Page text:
There are inherent problems to growing algae in direct sunlight. In the sun, the thick green fluid reacts much like a black car – it gets too hot. This is very dangerous for the micro-organisms, as they perish in temperatures above 60 °C. To prevent this, Kerner needs to cool the algal biomass. As he explains, however, this consumes energy: “And, at the same time, we are wasting heat that could be redirected for human use.” Kerner’s idea is to deploy the heated-up microalgae in a meaningful way, by supplying an entire building with heat.

Kerner will present his innovations on a grand scale as part of the IBA building exhibition in Hamburg. In March 2013, Kerner’s algae will be used here to provide heating for a pilot apartment block. The structural work has already been completed, and now Kerner is working on the site, overseeing the installation of the bioreactor. Glass panels a storey high, housing 200 m² of circulating algae, are to be attached to the façade, forming a kind of living skin for the building. Much like a solar thermal system, the warm algal mass is used to heat up the cold water inside the building. This is done using a heat exchanger – the water gets warmer while the algae are cooled down. “It’s a symbiotic relationship between the algae and the house,” enthuses Kerner. The green mass warms the water up to 40 °C so it can be used for central heating or hot water. In winter, the heat is thermally stored underground, and any excess heat can be diverted into the district heating grid.

The building, which is valued at around €5 million, is one of the most spectacular construction projects at the IBA. The bubbling façade serves to protect against light, cold weather and noise – and it looks pretty impressive, too! The algae come in a range of luminous green hues, and the bubbles travel at different speeds, creating shifting patterns across the façade. The 15 apartments contained within are already highly sought-after. According to building contractor Otto Wulf, 35 parties have registered an interest in moving in once the exhibition has finished.

Business-savvy biologist: Martin Kerner at his pilot plant for algal bioreactors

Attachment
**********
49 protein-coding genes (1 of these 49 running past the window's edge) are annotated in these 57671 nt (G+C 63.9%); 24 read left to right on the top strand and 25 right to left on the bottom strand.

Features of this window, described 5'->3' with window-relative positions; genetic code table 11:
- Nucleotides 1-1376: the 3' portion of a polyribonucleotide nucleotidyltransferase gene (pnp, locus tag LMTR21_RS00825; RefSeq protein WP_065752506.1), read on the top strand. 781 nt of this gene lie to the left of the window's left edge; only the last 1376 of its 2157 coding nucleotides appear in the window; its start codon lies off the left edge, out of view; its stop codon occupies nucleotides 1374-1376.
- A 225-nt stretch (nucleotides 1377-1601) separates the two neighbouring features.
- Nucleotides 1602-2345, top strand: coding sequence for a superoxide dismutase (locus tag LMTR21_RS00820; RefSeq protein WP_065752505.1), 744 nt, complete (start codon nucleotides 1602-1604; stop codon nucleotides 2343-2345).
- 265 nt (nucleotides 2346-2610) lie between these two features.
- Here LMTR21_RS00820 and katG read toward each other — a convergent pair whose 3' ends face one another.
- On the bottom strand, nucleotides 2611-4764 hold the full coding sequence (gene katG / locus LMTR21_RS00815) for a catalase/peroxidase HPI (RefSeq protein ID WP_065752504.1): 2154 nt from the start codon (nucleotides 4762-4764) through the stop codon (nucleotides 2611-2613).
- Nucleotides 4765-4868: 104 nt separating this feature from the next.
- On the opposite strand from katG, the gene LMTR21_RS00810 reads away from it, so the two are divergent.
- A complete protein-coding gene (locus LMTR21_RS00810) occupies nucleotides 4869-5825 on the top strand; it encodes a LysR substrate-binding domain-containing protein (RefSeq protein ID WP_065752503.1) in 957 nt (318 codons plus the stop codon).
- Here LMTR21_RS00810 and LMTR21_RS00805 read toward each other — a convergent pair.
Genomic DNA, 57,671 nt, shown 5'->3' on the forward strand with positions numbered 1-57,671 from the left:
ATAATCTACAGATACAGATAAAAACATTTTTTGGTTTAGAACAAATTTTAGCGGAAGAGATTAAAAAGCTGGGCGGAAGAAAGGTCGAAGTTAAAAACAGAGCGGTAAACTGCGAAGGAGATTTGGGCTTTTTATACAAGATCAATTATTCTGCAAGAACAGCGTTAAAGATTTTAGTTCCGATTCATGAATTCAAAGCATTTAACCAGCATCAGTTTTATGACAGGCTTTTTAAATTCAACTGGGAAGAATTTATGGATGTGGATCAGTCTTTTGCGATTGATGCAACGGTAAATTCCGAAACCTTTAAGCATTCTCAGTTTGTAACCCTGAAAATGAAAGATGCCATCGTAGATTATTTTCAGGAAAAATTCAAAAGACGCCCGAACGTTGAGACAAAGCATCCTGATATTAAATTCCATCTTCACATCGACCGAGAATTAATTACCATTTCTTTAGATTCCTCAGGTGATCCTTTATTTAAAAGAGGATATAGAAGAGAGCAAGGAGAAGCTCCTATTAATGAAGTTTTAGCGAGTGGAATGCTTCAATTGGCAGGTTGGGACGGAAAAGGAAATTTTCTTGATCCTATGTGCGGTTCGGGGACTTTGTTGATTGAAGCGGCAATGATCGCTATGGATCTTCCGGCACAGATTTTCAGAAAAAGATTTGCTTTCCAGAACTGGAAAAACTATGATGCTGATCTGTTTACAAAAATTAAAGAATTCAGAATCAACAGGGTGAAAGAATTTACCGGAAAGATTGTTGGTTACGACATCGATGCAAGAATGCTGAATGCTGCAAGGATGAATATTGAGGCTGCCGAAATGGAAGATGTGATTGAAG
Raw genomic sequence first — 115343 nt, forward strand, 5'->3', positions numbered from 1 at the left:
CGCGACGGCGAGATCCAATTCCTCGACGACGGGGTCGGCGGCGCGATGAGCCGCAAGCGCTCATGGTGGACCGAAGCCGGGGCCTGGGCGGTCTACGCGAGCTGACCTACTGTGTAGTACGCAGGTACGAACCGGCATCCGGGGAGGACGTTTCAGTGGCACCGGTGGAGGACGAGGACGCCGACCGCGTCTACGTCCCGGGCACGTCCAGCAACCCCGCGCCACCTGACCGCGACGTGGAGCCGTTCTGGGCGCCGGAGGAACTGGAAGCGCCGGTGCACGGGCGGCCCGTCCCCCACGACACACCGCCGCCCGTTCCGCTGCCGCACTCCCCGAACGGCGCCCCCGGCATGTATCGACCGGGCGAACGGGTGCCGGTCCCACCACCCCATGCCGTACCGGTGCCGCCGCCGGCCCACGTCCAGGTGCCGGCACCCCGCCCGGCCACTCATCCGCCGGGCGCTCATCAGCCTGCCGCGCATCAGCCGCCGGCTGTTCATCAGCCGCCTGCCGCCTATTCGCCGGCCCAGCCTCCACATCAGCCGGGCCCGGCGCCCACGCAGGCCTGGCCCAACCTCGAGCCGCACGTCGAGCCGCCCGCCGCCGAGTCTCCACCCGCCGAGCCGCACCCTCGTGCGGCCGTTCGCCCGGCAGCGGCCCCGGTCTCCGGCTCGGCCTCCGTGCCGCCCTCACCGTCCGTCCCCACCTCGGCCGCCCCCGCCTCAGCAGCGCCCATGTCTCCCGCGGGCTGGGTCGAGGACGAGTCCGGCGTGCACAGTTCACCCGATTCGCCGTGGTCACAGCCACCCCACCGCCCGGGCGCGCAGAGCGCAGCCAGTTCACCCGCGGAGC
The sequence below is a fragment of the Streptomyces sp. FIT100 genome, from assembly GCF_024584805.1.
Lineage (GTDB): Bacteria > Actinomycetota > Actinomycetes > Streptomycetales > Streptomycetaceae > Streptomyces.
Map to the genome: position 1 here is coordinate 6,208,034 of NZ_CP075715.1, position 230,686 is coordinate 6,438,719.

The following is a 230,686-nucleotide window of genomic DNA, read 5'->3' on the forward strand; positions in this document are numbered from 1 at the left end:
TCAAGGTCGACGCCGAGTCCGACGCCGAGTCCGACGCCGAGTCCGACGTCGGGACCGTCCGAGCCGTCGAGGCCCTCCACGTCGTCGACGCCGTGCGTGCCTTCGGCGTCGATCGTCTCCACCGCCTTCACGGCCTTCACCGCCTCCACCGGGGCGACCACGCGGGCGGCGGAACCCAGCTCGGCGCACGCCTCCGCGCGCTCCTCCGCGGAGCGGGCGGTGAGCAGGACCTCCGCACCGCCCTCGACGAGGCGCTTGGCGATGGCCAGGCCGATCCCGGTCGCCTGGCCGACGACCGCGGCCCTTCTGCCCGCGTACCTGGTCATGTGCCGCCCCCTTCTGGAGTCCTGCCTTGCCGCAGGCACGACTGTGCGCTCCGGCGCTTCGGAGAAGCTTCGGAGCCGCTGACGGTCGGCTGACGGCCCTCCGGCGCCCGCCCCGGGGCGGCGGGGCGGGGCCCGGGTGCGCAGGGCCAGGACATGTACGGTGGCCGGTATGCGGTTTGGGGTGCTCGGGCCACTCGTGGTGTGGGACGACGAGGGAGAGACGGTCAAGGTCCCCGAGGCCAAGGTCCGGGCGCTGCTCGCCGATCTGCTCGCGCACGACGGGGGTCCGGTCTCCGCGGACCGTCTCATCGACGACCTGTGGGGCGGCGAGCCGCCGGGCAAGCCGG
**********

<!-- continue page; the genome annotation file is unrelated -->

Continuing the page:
For Kerner, the heat generated by the algae may be useful, but it is still just a side effect. His overriding goal is to generate biomass. Kerner wants to harvest the micro-organisms from the panels on the building exterior and then process the resulting biomass in the basement. The algae can accumulate enough energy to fuel a biogas digester. This creates methane gas with an energy efficiency of 70 to 80 percent. Mineral coal, by comparison, only has around half that energy efficiency. What Kerner foresees for the future is independently operated bio-power plants in residential basements. The machine he envisions will convert algal biomass, household waste and faecal matter into hydrogen and methane. An accompanying fuel cell in the basement would then generate electricity directly in-house.

Not only are algae a very clean energy resource, in the future they could also contribute to cleansing the air. After all, the main substance that microalgae feed on is climate-damaging CO2, large volumes of which are being emitted into the air by coal-fired power stations, among many other things. Kerner is already feeding the algae in his Reitbrook pilot plant with waste gas from a gas-fired combined heat and power station. But if this makes you think that the best idea might be to connect algal bioreactors to coal-fired power plants to absorb all their CO2 emissions, think again. Researcher Dieter Hanelt knows better: “Taking on all the CO2 coming from a medium-size 500-megawatt power plant would require algal reactors with a surface area of around 350 km²,” he warns – that’s roughly half the size of Hamburg.


Algae: The energy supply of the future? (English subtitles)

Sarah Schultes takes a closer look at the great green hope of the switch to renewables.